Monday, June 25, 2012

$0.02 on "Brave"

We went and saw "Brave" on Saturday.  It was our first attempt as a family of 5 to get through a movie - it was a success all around.  This movie is wonderful.  Some scary parts but a great movie.

There is a big scary bear, immediately. It's a key part of the story so it isn't there for no reason or merely to startle. To me this was similar to "Up" being incredibly sad in the first 10 minutes. It would be unnecessary in a kid's movie, but this isn't a kid's movie - it is telling a story and it is part of the story. A key part that is built upon.

Pixar is masters at story telling.  They have made one movie that I thought was poor (Cars 2), not terrible but they have set the bar so high that it was disappointing when they missed.  That experience left me curious if they could still deliver or had somehow been tainted by Disney.  Did the Disney machine, which is relentless in churning out pointless sequels and cheap Tinkerbell movies, grind up Pixar and make them assimilate?  The answer is NO.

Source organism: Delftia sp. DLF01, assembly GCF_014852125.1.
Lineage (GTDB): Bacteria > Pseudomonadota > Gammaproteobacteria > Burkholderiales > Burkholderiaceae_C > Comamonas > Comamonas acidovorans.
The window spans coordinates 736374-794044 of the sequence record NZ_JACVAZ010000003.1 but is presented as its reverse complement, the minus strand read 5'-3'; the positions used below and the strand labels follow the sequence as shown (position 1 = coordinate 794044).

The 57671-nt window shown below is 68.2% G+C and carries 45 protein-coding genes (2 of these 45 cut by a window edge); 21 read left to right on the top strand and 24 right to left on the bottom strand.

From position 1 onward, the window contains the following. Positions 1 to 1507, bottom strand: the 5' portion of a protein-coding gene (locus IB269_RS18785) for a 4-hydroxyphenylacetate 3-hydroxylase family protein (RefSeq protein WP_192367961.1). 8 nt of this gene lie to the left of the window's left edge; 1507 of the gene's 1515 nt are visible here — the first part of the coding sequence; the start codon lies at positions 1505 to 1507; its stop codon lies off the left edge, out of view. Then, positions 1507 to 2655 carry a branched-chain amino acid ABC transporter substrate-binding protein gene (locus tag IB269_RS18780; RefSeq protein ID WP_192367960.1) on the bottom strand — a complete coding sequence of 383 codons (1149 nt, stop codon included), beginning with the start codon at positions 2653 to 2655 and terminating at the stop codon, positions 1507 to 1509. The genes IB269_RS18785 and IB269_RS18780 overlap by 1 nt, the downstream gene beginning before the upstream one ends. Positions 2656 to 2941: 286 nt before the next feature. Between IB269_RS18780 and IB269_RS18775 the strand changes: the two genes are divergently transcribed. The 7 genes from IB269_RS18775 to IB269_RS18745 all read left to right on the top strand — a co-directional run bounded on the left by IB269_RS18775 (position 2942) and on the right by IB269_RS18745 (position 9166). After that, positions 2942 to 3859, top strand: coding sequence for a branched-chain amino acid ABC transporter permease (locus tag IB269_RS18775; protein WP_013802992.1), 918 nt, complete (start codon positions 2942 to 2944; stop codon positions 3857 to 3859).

Beyond the previews leading you to believe this is a just a tom-boy struggle to fit into a Scottish clan society this is really a movie about family and pride.  It is a tale of being stuck in your pride.  The men are full out buffoons but it is still a great story of family.

I also thought it is a monumental leap for being a mother-daughter movie that every guy will enjoy and appreciate too.  The father-son movie has been done well ("Cloudy with a Chance of Meatballs", "How to Train Your Dragon") in the kid movie realm and outside.  I can't think of any mother-daughter movie that didn't firmly drop in the realm of "chick flick".

Pixar has been nominated before for "Best Picture" which I think was just a gesture of kindness to "Toy Story 3" and the full saga.  I think that "Brave" could be a strong contender and at the very least might make Hollywood reflect on what their main business should be - telling stories.

And elsewhere, and in all ages, in braver fashion, under cleaner skies, the same eternal tale-telling still goes on, and the whole mortal world is a factory of immortals. -GK Chesterton

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